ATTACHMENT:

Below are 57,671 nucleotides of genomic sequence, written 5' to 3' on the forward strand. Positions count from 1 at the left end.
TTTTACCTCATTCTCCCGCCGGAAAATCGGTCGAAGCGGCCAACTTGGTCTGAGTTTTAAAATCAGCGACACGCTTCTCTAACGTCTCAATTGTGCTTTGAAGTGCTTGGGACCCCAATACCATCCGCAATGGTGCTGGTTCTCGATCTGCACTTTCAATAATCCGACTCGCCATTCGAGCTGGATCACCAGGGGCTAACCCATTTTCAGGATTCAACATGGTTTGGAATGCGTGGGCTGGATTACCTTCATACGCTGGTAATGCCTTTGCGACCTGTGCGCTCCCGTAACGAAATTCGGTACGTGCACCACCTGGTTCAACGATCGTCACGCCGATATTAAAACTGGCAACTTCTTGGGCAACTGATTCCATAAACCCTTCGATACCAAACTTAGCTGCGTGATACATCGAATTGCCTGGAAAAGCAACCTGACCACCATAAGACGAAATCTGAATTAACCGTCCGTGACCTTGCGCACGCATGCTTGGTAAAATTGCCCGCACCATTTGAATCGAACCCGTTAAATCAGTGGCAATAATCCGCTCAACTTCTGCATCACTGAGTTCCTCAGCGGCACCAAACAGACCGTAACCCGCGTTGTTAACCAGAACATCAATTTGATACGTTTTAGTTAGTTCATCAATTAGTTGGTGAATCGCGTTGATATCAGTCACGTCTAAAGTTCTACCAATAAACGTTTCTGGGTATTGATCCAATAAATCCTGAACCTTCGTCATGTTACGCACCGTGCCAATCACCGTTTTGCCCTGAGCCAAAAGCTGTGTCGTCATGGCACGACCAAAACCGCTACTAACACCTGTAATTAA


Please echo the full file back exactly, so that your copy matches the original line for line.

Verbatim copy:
Below are 57,671 nucleotides of genomic sequence, written 5' to 3' on the forward strand. Positions count from 1 at the left end.
TTTTACCTCATTCTCCCGCCGGAAAATCGGTCGAAGCGGCCAACTTGGTCTGAGTTTTAAAATCAGCGACACGCTTCTCTAACGTCTCAATTGTGCTTTGAAGTGCTTGGGACCCCAATACCATCCGCAATGGTGCTGGTTCTCGATCTGCACTTTCAATAATCCGACTCGCCATTCGAGCTGGATCACCAGGGGCTAACCCATTTTCAGGATTCAACATGGTTTGGAATGCGTGGGCTGGATTACCTTCATACGCTGGTAATGCCTTTGCGACCTGTGCGCTCCCGTAACGAAATTCGGTACGTGCACCACCTGGTTCAACGATCGTCACGCCGATATTAAAACTGGCAACTTCTTGGGCAACTGATTCCATAAACCCTTCGATACCAAACTTAGCTGCGTGATACATCGAATTGCCTGGAAAAGCAACCTGACCACCATAAGACGAAATCTGAATTAACCGTCCGTGACCTTGCGCACGCATGCTTGGTAAAATTGCCCGCACCATTTGAATCGAACCCGTTAAATCAGTGGCAATAATCCGCTCAACTTCTGCATCACTGAGTTCCTCAGCGGCACCAAACAGACCGTAACCCGCGTTGTTAACCAGAACATCAATTTGATACGTTTTAGTTAGTTCATCAATTAGTTGGTGAATCGCGTTGATATCAGTCACGTCTAAAGTTCTACCAATAAACGTTTCTGGGTATTGATCCAATAAATCCTGAACCTTCGTCATGTTACGCACCGTGCCAATCACCGTTTTGCCCTGAGCCAAAAGCTGTGTCGTCATGGCACGACCAAAACCGCTACTAACACCTGTAATTAA